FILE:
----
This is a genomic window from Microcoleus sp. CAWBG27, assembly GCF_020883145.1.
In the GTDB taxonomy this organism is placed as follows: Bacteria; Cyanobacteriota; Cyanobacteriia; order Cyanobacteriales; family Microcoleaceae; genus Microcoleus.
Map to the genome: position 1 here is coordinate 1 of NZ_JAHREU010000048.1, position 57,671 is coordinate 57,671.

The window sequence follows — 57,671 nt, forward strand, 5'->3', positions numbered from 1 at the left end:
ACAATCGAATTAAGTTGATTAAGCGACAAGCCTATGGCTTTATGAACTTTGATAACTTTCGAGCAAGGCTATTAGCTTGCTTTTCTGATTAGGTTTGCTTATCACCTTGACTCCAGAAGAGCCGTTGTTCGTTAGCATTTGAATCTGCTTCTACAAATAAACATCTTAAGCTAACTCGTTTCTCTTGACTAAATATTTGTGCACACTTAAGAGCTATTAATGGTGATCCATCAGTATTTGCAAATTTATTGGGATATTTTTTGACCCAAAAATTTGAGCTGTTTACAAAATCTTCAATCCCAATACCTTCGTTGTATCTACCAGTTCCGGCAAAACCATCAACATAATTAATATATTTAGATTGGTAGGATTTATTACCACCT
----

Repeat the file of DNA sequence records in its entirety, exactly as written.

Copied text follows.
This is a genomic window from Microcoleus sp. CAWBG27, assembly GCF_020883145.1.
In the GTDB taxonomy this organism is placed as follows: Bacteria; Cyanobacteriota; Cyanobacteriia; order Cyanobacteriales; family Microcoleaceae; genus Microcoleus.
Map to the genome: position 1 here is coordinate 1 of NZ_JAHREU010000048.1, position 57,671 is coordinate 57,671.

The window sequence follows — 57,671 nt, forward strand, 5'->3', positions numbered from 1 at the left end:
ACAATCGAATTAAGTTGATTAAGCGACAAGCCTATGGCTTTATGAACTTTGATAACTTTCGAGCAAGGCTATTAGCTTGCTTTTCTGATTAGGTTTGCTTATCACCTTGACTCCAGAAGAGCCGTTGTTCGTTAGCATTTGAATCTGCTTCTACAAATAAACATCTTAAGCTAACTCGTTTCTCTTGACTAAATATTTGTGCACACTTAAGAGCTATTAATGGTGATCCATCAGTATTTGCAAATTTATTGGGATATTTTTTGACCCAAAAATTTGAGCTGTTTACAAAATCTTCAATCCCAATACCTTCGTTGTATCTACCAGTTCCGGCAAAACCATCAACATAATTAATATATTTAGATTGGTAGGATTTATTACCACCT